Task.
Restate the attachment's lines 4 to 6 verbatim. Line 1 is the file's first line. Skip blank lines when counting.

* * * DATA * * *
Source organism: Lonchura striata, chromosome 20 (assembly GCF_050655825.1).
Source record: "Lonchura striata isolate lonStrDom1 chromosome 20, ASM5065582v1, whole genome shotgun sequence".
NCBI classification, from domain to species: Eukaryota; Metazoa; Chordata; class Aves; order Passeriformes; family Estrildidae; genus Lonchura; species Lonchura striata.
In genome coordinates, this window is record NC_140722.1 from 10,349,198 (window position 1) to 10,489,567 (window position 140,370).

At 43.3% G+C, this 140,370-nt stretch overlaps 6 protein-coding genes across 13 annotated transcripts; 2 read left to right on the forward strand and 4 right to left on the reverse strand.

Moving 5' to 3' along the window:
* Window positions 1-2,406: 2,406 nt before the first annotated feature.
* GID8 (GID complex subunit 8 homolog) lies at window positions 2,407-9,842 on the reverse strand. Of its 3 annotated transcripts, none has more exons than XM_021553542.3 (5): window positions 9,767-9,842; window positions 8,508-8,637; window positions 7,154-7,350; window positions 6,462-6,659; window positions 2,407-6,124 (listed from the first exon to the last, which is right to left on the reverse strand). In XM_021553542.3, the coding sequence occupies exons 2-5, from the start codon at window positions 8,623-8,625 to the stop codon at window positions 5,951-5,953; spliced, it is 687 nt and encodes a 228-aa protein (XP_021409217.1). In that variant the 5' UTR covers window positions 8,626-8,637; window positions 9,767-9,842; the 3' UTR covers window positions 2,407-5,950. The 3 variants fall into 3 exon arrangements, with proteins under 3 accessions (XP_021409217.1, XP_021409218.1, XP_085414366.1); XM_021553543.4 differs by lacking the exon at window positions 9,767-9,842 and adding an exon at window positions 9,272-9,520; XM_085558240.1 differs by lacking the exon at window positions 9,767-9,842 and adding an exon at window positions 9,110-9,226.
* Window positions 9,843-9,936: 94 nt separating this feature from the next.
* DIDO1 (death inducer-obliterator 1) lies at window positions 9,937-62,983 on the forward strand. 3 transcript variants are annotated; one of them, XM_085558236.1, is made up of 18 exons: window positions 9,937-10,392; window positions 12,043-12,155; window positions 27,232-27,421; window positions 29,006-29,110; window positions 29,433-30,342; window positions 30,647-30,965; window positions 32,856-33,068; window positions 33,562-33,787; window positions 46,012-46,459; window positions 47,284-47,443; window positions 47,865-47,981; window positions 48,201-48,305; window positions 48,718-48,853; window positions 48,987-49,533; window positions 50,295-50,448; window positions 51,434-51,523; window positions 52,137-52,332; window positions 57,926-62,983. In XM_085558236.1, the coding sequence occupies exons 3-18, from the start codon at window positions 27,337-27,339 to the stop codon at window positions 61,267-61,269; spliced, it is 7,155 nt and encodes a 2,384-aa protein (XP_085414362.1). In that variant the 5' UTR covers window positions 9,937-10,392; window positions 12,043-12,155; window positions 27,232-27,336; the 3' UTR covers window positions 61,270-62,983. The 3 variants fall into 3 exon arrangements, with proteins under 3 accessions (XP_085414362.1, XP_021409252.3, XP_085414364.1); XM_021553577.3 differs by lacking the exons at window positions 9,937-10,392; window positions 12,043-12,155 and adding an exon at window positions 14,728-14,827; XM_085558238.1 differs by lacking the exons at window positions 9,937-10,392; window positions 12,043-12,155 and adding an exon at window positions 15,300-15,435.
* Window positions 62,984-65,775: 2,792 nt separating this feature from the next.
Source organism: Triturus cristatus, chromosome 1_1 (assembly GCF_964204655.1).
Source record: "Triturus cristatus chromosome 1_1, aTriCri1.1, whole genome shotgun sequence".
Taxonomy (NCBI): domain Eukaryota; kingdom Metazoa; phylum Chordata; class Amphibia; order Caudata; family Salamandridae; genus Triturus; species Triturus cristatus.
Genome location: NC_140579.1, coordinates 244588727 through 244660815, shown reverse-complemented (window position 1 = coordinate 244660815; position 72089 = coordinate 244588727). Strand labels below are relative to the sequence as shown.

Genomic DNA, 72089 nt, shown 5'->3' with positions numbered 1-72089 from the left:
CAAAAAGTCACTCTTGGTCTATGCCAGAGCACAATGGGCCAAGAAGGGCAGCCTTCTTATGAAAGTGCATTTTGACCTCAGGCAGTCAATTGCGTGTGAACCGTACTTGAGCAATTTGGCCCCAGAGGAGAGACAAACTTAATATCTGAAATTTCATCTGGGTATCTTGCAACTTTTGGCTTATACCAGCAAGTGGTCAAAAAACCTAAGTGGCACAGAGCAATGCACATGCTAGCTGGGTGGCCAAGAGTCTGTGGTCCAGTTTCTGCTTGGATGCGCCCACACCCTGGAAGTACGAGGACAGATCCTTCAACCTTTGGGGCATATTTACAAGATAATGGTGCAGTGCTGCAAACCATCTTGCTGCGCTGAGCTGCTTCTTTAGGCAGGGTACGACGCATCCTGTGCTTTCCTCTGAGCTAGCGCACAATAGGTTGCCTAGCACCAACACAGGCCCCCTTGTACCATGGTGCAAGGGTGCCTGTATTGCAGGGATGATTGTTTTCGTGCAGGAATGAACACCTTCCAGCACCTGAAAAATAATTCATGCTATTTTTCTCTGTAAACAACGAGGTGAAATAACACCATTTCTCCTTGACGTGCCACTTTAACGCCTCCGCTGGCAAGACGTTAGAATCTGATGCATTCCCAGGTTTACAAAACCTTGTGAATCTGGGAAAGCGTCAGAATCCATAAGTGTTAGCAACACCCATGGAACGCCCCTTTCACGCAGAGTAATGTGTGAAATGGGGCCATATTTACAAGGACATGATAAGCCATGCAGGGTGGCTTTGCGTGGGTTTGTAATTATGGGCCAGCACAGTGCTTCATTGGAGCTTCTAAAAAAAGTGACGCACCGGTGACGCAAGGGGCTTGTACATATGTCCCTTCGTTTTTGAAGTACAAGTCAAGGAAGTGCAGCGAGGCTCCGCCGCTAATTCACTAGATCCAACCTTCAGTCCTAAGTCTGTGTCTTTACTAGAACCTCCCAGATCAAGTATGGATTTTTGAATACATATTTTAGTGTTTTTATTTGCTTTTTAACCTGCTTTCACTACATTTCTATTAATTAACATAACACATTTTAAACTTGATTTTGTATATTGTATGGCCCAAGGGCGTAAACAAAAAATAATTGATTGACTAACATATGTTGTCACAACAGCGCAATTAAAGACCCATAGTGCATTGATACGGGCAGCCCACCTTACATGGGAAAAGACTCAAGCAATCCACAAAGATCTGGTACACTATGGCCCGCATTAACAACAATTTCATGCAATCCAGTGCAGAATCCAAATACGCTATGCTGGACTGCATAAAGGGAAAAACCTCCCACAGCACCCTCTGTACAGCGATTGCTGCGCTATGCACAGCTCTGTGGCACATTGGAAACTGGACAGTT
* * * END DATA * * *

In genome coordinates, this window is record NC_140722.1 from 10,349,198 (window position 1) to 10,489,567 (window position 140,370).

At 43.3% G+C, this 140,370-nt stretch overlaps 6 protein-coding genes across 13 annotated transcripts; 2 read left to right on the forward strand and 4 right to left on the reverse strand.

Moving 5' to 3' along the window: